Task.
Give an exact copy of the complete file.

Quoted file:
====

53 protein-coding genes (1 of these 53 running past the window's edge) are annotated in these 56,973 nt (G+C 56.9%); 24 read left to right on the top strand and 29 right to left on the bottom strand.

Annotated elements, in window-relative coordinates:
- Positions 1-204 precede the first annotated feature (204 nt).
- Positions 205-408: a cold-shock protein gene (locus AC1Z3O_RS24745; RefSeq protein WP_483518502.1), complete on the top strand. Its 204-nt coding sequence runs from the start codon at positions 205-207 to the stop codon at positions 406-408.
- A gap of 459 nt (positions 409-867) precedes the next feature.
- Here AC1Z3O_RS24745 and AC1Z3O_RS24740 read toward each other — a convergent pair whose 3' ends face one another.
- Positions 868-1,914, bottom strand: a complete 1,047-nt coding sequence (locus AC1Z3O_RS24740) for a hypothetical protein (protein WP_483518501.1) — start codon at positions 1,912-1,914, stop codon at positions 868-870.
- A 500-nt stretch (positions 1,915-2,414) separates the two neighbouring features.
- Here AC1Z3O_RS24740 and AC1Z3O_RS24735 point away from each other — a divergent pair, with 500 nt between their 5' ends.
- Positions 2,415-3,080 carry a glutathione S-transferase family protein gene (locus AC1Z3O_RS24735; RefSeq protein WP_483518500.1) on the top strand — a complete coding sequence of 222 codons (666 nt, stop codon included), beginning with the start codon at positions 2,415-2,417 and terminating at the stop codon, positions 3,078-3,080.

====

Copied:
53 protein-coding genes (1 of these 53 running past the window's edge) are annotated in these 56,973 nt (G+C 56.9%); 24 read left to right on the top strand and 29 right to left on the bottom strand.

Annotated elements, in window-relative coordinates:
- Positions 1-204 precede the first annotated feature (204 nt).
- Positions 205-408: a cold-shock protein gene (locus AC1Z3O_RS24745; RefSeq protein WP_483518502.1), complete on the top strand. Its 204-nt coding sequence runs from the start codon at positions 205-207 to the stop codon at positions 406-408.
- A gap of 459 nt (positions 409-867) precedes the next feature.
- Here AC1Z3O_RS24745 and AC1Z3O_RS24740 read toward each other — a convergent pair whose 3' ends face one another.
- Positions 868-1,914, bottom strand: a complete 1,047-nt coding sequence (locus AC1Z3O_RS24740) for a hypothetical protein (protein WP_483518501.1) — start codon at positions 1,912-1,914, stop codon at positions 868-870.
- A 500-nt stretch (positions 1,915-2,414) separates the two neighbouring features.
- Here AC1Z3O_RS24740 and AC1Z3O_RS24735 point away from each other — a divergent pair, with 500 nt between their 5' ends.
- Positions 2,415-3,080 carry a glutathione S-transferase family protein gene (locus AC1Z3O_RS24735; RefSeq protein WP_483518500.1) on the top strand — a complete coding sequence of 222 codons (666 nt, stop codon included), beginning with the start codon at positions 2,415-2,417 and terminating at the stop codon, positions 3,078-3,080.